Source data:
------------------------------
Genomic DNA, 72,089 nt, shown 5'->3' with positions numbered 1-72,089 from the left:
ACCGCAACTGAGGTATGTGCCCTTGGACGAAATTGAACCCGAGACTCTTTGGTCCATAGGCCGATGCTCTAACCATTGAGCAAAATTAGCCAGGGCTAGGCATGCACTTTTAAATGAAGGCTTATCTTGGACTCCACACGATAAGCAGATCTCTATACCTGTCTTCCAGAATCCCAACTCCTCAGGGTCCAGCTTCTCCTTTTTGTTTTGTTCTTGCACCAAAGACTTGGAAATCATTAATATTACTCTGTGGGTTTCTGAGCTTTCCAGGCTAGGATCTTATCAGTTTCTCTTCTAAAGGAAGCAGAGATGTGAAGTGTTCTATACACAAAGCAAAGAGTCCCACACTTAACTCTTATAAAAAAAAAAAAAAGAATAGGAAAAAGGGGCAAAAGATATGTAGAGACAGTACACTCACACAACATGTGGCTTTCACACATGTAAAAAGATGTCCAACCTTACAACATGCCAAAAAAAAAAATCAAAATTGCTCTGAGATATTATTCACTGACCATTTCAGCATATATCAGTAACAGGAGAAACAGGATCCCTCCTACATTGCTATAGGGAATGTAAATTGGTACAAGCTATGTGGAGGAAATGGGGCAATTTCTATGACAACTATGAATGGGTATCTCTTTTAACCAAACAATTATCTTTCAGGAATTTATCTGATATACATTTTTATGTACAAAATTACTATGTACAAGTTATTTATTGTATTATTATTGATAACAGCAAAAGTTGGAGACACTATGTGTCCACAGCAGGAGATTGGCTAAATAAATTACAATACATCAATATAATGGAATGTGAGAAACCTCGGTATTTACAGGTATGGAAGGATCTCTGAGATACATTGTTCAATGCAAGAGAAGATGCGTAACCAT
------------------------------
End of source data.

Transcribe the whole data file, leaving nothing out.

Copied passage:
Genomic DNA, 72,089 nt, shown 5'->3' with positions numbered 1-72,089 from the left:
ACCGCAACTGAGGTATGTGCCCTTGGACGAAATTGAACCCGAGACTCTTTGGTCCATAGGCCGATGCTCTAACCATTGAGCAAAATTAGCCAGGGCTAGGCATGCACTTTTAAATGAAGGCTTATCTTGGACTCCACACGATAAGCAGATCTCTATACCTGTCTTCCAGAATCCCAACTCCTCAGGGTCCAGCTTCTCCTTTTTGTTTTGTTCTTGCACCAAAGACTTGGAAATCATTAATATTACTCTGTGGGTTTCTGAGCTTTCCAGGCTAGGATCTTATCAGTTTCTCTTCTAAAGGAAGCAGAGATGTGAAGTGTTCTATACACAAAGCAAAGAGTCCCACACTTAACTCTTATAAAAAAAAAAAAAAGAATAGGAAAAAGGGGCAAAAGATATGTAGAGACAGTACACTCACACAACATGTGGCTTTCACACATGTAAAAAGATGTCCAACCTTACAACATGCCAAAAAAAAAAATCAAAATTGCTCTGAGATATTATTCACTGACCATTTCAGCATATATCAGTAACAGGAGAAACAGGATCCCTCCTACATTGCTATAGGGAATGTAAATTGGTACAAGCTATGTGGAGGAAATGGGGCAATTTCTATGACAACTATGAATGGGTATCTCTTTTAACCAAACAATTATCTTTCAGGAATTTATCTGATATACATTTTTATGTACAAAATTACTATGTACAAGTTATTTATTGTATTATTATTGATAACAGCAAAAGTTGGAGACACTATGTGTCCACAGCAGGAGATTGGCTAAATAAATTACAATACATCAATATAATGGAATGTGAGAAACCTCGGTATTTACAGGTATGGAAGGATCTCTGAGATACATTGTTCAATGCAAGAGAAGATGCGTAACCAT